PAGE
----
Just Lost Your Job? Here's What You Need to Do Financially
by Lyle Daly | Updated July 17, 2021 - First published on April 1, 2019
Unemployment is a big adjustment, but following these steps will keep you safe financially and help you bounce back.
Whether you saw it coming or it was a total surprise, a job loss is a jarring experience. You lose your main source of income, and if you had been in that position a long time, it can feel like you've lost part of your identity.
If you're not careful, a job loss can leave you in dire straits, especially when it comes to your finances. Here's what to do in the aftermath to keep yourself on track.
Apply for unemployment
The first thing to do after losing your job is to file for unemployment. You can typically do this online through your state's Department of Labor website.
By filing right away, you can get any unemployment benefits you're entitled to as soon as possible. Some states also have a mandatory waiting period after you file, so it's important to start the clock on that immediately.
While unemployment benefits will only be a portion of what you made previously, they can at least help you stay afloat and avoid burning through all your savings.
Decide what to do with your retirement plan
If you've been contributing to an employer-sponsored retirement plan, such as a 401(k), then you'll need to talk to your plan administrator to see what your options are. It's usually best to do one of the following:
- Roll it over: Open an individual retirement account (IRA)and have the funds from your previous plan directly transferred to that IRA without paying any penalties or taxes.
- Transfer it to a new employer plan later: Wait until you find a new job and get a new employer-sponsored retirement plan, and then transfer the funds from your previous plan over. By working with each employer's plan administrator, you can arrange a direct transfer between the accounts. That simplifies the process and helps you avoid paying taxes and penalties.
The one thing you should avoid if at all possible is taking money out of your plan. If you do, you'll likely need to pay both income taxes and a penalty on the amount you withdraw.
Revamp your budget
Start looking for any unnecessary expenses that you can cut back on. If at all possible, you'll want to be able to pay everything with your unemployment benefits. Then you can avoid tapping into savings or going into debt.
To get a full picture of your finances, check your banking and credit card statements for the last six months. Going over six months' worth of information may be more work, but it's also much more accurate: Your numbers won't be at the mercy of monthly spending fluctuations, and you can properly account for any annual or semiannual expenses, such as taxes and insurance.
Put every expense into one of two categories: necessities and everything else. Add up the total cost of all your necessary expenses, divide it by six to get the monthly average, and then you'll have good baseline that shows you whether your unemployment will be enough.
This is also a good time to review how much you have in your emergency fund. If your expenses are going to cost you more than you're receiving from unemployment, you'll need to know how long your savings will last. Ideally you'll have several months' worth of living expenses in a bank account so you don't need to stress too much about money.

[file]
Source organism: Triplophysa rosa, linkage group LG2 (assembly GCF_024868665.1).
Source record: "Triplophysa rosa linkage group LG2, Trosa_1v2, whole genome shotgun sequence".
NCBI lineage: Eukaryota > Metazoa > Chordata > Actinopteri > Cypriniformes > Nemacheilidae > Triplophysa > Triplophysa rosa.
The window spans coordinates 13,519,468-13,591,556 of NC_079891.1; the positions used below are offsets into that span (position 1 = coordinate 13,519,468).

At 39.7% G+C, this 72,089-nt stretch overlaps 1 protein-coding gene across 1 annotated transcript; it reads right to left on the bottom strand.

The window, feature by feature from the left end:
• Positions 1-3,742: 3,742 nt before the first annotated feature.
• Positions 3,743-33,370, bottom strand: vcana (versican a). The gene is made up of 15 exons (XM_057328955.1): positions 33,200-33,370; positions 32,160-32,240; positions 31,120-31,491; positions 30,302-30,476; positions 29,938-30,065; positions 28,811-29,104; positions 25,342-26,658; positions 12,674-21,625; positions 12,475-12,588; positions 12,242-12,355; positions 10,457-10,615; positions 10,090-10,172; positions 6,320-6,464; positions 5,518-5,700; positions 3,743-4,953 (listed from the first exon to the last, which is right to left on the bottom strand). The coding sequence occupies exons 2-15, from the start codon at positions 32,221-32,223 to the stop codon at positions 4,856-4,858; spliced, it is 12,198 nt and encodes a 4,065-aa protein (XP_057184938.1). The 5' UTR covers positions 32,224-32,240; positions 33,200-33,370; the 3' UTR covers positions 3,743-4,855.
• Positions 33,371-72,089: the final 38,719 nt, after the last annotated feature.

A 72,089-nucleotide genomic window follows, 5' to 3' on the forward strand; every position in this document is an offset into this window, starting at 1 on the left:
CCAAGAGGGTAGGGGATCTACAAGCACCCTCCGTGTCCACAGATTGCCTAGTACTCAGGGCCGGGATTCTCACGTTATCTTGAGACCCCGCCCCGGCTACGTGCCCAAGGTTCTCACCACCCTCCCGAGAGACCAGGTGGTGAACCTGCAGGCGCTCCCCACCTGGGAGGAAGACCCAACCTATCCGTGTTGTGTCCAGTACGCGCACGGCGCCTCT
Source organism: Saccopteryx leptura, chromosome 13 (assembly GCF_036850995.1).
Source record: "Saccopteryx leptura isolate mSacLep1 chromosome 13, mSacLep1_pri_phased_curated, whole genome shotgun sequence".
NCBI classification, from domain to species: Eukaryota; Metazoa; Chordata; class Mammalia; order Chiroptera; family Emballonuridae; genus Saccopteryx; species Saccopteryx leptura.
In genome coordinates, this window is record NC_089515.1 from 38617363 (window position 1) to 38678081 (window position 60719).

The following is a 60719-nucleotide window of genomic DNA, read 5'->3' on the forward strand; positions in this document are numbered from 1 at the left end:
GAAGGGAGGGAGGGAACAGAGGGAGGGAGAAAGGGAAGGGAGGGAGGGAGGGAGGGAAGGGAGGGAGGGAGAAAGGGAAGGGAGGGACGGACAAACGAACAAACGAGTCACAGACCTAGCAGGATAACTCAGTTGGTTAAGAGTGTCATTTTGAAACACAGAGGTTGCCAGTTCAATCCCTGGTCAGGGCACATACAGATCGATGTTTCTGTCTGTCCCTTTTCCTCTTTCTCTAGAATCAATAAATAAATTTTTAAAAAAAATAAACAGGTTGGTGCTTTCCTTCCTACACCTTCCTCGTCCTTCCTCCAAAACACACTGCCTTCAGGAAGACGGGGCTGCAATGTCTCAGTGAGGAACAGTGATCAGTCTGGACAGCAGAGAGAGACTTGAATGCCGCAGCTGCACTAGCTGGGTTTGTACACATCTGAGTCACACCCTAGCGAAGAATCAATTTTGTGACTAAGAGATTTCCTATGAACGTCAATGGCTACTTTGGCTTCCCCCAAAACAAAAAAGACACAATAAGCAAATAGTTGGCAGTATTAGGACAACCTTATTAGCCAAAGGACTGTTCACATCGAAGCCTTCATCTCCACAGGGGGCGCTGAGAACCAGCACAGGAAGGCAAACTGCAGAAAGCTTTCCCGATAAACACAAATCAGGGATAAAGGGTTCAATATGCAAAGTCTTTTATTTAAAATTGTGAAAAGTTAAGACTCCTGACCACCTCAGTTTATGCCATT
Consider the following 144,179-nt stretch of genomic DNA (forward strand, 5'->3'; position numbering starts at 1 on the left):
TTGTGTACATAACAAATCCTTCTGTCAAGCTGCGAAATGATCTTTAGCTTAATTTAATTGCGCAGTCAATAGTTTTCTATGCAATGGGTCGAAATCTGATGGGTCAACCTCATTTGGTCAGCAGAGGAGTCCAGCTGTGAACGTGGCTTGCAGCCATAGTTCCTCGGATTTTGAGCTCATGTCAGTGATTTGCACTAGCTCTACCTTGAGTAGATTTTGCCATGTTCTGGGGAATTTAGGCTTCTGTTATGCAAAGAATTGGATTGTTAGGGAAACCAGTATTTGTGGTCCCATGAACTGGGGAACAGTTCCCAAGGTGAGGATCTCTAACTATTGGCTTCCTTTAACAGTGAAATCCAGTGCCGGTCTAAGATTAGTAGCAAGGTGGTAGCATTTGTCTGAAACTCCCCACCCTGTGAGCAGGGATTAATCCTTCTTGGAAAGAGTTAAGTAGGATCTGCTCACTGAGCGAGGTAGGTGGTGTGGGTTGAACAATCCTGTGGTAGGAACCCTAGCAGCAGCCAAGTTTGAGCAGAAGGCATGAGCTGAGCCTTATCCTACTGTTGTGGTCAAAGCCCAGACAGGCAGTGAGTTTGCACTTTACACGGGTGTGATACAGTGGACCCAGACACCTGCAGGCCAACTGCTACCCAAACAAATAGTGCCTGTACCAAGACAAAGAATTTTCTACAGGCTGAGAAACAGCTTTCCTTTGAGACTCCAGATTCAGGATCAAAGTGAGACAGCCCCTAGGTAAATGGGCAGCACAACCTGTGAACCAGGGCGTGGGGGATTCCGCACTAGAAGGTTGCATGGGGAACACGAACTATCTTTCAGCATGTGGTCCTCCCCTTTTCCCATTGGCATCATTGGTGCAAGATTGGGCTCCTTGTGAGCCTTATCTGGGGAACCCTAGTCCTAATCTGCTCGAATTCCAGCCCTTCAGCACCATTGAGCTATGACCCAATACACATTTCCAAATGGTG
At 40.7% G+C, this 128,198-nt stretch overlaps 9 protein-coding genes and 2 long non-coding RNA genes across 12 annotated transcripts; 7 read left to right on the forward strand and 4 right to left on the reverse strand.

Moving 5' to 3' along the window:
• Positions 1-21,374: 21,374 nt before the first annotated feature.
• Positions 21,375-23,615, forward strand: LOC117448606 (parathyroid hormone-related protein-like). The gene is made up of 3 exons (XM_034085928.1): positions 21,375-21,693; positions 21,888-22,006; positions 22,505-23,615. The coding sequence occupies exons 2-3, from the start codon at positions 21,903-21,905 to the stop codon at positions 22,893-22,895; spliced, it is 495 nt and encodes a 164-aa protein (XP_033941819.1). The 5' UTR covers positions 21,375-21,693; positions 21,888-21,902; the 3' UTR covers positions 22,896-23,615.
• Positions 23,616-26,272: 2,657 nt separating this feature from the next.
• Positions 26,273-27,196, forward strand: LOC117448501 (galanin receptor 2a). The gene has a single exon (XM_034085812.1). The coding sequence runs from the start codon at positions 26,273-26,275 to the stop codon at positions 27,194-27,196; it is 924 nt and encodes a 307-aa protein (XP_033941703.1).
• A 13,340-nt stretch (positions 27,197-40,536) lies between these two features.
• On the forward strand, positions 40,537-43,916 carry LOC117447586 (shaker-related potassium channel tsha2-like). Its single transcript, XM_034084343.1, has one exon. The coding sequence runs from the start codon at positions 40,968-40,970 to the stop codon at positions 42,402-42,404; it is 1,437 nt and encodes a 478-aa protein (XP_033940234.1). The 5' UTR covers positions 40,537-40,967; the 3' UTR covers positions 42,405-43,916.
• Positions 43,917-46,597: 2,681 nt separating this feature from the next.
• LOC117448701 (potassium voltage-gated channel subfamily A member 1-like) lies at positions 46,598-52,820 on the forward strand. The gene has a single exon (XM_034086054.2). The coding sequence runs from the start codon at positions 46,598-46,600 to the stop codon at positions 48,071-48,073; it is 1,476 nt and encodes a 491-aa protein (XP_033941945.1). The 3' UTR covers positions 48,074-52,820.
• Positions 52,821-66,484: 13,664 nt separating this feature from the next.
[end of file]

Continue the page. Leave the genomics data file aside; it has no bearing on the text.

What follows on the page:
Set up a daily routine
It happens to all of us. You finally have a day completely free of obligations, and you figure you'll knock out several items on your to-do list. But you decide to check Facebook first, and then you watch an interesting YouTube video shared by a friend, and then you fall down a rabbit hole of related videos. Before you know it, the day is over, and you've done nothing productive.
It's one of life's many ironies: We tend to get the least done when we have the most time to do it. Schedules motivate us to make the most of our days, whereas free time often leads to procrastination.
That's why you should establish a daily routine for yourself. Map out your day, hour by hour, just like you would if you still had a job. For example, you could decide to spend:
- 9 a.m. to noon searching for and applying to jobs
- Noon to 1 p.m. eating lunch
- 1 p.m. to 2 p.m. working out
- 2 p.m. to 4 p.m. building your network
- 4 p.m. to 5 p.m. improving your resume, website, and/or work-related skills
Be careful about going into debt
The goal is that you get through your period of unemployment without adding any debt. However, if your unemployment isn't covering your bills and your emergency fund isn't sufficient, then your only option will be to borrow money.
Consumers often start carrying balances on their credit cards in this situation, but unless you have a low-interest card, that's not a good idea. Most credit cards will cost you far too much in interest. Instead, you're better off looking into:
- Personal loans: Many of the best personal loans offer low interest rates.
- 0% intro APR credit cards: These cards charge no interest during an intro period, often a year or more, so you only need to make your minimum payments. The interest rate does go up, and often quite a bit, after the intro period ends, so you'll need to focus on paying off your balance as soon as you're able.
Although it's tougher to get approved for a loan or a credit card with no job, it is possible if you still have some form of income. Fortunately, unemployment benefits qualify as income in lenders' eyes.
Making it through unemployment
Losing a job is stressful and something everyone wants to avoid, but most of us will go through it at some point. By sticking to the tips above, you'll put yourself in the best position financially during your unemployment, and you'll stay productive until you find your next job.
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